The pyramids, Tutankhamen’s gold, the massive temples of Luxor and Karnak… the civilization of ancient Egypt has left us an incredible legacy, yet of all of these impressive monuments and treasures, none has a more personal effect on the viewer than the Fayum mummy portraits.
During the Graeco-Roman period, after Egypt had fallen first to Alexander the Great and then to the Romans, the old traditions continued. Temples were still built, priests still wrote in hieroglyphics, and the wealthy were still mummified in order to guarantee their place in the afterlife.
The new rulers of Egypt took on some local customs. They often chose to be mummified in the Egyptian fashion but added the touch of putting a portrait of the deceased over the wrappings covering the face. Painted on thin slats of wood, they were part of a trend called panel painting, considered by Classical writers to be one of the highest forms of art.
Panel paintings were hung in houses and public buildings all over the Greek and Roman world. Two thousand years of damp, mold, and fire destroyed all of them except those buried in the preserving sands of Egypt, so these mummy portraits give us a look at what would otherwise be a lost art. Panel painting was hugely popular in its day and later influenced the Coptic and Byzantine icons of the Middle Ages.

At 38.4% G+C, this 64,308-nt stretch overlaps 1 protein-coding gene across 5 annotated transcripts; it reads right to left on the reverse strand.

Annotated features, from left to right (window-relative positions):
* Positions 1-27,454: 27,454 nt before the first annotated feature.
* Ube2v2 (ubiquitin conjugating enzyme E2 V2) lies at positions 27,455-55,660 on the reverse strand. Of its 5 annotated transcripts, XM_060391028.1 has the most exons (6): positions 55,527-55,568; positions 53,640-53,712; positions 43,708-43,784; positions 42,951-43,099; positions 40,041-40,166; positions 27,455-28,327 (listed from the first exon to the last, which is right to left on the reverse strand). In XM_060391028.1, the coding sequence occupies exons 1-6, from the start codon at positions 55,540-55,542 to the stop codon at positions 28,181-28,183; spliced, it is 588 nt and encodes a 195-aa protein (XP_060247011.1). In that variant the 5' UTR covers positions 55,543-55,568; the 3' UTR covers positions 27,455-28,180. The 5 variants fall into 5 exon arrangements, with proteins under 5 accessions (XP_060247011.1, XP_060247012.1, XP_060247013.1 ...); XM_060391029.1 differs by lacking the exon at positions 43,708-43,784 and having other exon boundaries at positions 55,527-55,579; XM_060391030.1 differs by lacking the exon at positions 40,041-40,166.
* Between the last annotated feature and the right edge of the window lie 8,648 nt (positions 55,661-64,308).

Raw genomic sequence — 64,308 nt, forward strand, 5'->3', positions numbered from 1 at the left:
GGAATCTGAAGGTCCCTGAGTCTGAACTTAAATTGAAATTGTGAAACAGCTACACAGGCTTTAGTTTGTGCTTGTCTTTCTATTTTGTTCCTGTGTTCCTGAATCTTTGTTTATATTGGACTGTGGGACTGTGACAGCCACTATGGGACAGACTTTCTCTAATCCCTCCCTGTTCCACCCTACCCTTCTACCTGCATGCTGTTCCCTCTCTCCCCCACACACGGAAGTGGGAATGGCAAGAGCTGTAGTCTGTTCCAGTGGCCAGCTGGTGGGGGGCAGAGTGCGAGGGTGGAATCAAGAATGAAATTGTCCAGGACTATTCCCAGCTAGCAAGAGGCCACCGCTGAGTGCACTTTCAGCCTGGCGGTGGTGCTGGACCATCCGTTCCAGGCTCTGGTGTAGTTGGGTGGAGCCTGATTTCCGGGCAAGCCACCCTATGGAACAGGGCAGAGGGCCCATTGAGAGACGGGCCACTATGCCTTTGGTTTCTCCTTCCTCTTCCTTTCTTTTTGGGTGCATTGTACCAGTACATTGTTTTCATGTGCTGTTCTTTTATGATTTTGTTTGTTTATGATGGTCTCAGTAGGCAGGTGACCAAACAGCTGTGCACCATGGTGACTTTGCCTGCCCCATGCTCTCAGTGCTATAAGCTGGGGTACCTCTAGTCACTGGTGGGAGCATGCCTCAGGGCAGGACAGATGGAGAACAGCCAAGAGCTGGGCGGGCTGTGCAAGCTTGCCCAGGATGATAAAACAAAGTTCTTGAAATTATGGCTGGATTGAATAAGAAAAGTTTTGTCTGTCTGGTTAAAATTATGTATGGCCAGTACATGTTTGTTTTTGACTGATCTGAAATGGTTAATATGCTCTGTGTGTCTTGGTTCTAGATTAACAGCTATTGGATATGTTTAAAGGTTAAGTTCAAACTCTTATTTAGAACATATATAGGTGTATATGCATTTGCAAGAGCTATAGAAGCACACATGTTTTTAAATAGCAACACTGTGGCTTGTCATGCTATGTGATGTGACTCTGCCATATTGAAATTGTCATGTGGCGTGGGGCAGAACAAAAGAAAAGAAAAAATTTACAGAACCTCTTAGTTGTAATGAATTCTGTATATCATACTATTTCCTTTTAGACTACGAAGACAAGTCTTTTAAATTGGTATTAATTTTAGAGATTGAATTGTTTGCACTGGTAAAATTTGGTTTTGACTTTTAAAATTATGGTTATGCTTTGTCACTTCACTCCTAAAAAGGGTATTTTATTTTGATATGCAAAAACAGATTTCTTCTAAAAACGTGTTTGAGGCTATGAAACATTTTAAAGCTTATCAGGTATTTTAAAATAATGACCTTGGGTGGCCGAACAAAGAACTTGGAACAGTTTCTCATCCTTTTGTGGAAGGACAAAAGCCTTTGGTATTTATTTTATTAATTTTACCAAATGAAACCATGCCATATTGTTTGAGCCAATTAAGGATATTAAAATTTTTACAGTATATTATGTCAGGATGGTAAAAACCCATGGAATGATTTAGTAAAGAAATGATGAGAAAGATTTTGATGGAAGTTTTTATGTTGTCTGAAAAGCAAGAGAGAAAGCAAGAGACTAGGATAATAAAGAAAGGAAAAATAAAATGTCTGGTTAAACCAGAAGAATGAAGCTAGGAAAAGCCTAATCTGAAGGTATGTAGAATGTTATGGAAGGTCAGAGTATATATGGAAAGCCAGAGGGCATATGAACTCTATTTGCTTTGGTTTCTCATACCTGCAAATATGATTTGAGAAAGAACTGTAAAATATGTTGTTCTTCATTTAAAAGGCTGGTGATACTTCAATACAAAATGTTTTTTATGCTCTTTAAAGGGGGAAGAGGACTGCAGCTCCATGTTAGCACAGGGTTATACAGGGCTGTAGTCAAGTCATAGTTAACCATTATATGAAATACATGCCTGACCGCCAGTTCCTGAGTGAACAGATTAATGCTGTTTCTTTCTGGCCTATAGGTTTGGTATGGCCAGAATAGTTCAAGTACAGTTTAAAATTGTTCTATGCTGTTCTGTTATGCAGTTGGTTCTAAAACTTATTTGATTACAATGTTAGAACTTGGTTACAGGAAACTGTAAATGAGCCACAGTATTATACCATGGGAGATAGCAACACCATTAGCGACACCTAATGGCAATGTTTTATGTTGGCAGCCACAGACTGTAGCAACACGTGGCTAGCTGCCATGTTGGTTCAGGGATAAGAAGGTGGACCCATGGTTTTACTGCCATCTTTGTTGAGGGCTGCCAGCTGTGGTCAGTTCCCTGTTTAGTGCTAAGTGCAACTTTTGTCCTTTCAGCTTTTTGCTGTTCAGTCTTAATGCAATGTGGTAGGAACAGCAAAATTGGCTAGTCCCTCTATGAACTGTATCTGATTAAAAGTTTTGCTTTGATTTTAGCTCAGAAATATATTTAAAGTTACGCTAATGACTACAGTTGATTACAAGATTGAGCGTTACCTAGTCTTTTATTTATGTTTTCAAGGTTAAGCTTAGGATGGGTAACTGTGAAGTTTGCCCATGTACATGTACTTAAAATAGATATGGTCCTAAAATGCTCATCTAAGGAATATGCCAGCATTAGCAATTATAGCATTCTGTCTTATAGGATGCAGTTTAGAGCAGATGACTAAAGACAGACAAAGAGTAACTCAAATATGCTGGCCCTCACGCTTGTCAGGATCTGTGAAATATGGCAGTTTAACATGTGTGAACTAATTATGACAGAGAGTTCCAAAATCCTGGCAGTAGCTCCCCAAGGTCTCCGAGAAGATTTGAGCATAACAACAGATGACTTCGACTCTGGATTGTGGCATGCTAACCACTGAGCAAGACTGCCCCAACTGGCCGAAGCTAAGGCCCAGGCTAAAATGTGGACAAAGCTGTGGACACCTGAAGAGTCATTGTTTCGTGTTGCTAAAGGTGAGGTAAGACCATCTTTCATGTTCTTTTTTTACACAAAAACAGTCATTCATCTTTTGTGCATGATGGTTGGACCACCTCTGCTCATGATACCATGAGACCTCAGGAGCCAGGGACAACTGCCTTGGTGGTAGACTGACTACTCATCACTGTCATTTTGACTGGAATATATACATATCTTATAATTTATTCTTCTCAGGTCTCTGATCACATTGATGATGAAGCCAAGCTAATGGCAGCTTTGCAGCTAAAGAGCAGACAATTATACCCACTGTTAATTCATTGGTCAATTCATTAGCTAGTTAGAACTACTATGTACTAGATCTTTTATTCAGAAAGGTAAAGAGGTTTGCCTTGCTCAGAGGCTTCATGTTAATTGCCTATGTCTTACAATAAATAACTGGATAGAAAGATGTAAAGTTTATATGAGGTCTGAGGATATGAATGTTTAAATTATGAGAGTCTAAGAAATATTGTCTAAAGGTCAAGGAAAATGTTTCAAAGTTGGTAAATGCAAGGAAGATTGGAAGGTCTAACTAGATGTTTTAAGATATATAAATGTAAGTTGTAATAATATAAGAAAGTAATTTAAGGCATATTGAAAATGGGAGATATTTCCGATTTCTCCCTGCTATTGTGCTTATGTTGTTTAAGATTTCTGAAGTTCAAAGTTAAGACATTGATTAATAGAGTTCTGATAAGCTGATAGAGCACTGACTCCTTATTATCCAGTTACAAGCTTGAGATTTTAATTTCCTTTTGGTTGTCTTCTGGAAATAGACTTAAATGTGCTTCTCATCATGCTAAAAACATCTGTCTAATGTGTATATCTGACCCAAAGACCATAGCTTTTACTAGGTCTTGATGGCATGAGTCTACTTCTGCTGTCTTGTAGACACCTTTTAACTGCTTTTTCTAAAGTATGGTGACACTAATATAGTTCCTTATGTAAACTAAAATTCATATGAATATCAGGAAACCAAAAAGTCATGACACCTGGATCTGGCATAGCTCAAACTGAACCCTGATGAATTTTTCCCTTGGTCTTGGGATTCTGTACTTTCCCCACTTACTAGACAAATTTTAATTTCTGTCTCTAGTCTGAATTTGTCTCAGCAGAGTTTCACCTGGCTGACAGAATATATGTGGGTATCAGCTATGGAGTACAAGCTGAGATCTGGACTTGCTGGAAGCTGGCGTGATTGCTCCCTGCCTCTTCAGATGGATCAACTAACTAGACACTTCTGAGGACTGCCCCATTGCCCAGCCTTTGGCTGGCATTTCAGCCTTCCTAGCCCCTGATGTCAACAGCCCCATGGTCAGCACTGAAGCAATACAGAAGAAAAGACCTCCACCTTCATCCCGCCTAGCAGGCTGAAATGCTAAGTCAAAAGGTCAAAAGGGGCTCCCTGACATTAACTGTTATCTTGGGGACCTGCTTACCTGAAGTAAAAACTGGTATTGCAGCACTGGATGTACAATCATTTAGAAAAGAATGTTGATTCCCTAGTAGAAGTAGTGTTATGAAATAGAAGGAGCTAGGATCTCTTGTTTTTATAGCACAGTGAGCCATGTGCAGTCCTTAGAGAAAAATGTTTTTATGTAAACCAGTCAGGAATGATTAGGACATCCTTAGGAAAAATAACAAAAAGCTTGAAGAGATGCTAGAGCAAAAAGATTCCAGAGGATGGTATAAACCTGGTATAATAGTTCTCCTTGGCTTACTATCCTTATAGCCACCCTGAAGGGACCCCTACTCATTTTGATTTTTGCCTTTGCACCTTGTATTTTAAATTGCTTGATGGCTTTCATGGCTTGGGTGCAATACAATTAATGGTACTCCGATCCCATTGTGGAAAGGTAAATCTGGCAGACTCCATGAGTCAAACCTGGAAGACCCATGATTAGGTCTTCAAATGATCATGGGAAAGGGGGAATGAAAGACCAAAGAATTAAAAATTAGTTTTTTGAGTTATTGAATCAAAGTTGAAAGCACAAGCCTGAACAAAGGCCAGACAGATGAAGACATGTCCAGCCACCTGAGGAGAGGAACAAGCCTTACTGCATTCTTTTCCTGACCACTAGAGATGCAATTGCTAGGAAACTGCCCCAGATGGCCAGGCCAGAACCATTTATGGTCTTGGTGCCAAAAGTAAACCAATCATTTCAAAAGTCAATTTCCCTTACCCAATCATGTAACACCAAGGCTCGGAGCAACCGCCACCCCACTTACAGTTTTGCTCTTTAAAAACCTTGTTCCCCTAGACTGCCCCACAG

Looking at a mummy portrait brings you face to face with a real person from the past, like this image of a priest courtesy user Eloquence via Wikimedia Commons. Painted around 140-160 AD, it’s realistic enough that we’d know him if he passed us on the street. The portraits vary in quality, but each gives us an individualistic look at a man or woman or child, often with fascinating details like jewelry or hairstyles.
Roman boy, 2nd century AD, on display at the Met. He looks like a younger version of my brother-in-law! Isarous of Hawara, late 1st century this woman’s name, Isidora (Second-century woman, at the LouvreTwo child portraits, not as realistic but still charming, Mummy portrait still attached to the mummy, at Royal Museum of Scotland.
Mummy portraits appeared around the first century BC and continued in fashion for about 300 years. Many were found in the Fayum, an oasis west of modern Cairo that was a popular place to be buried, but examples have been found all over Egypt.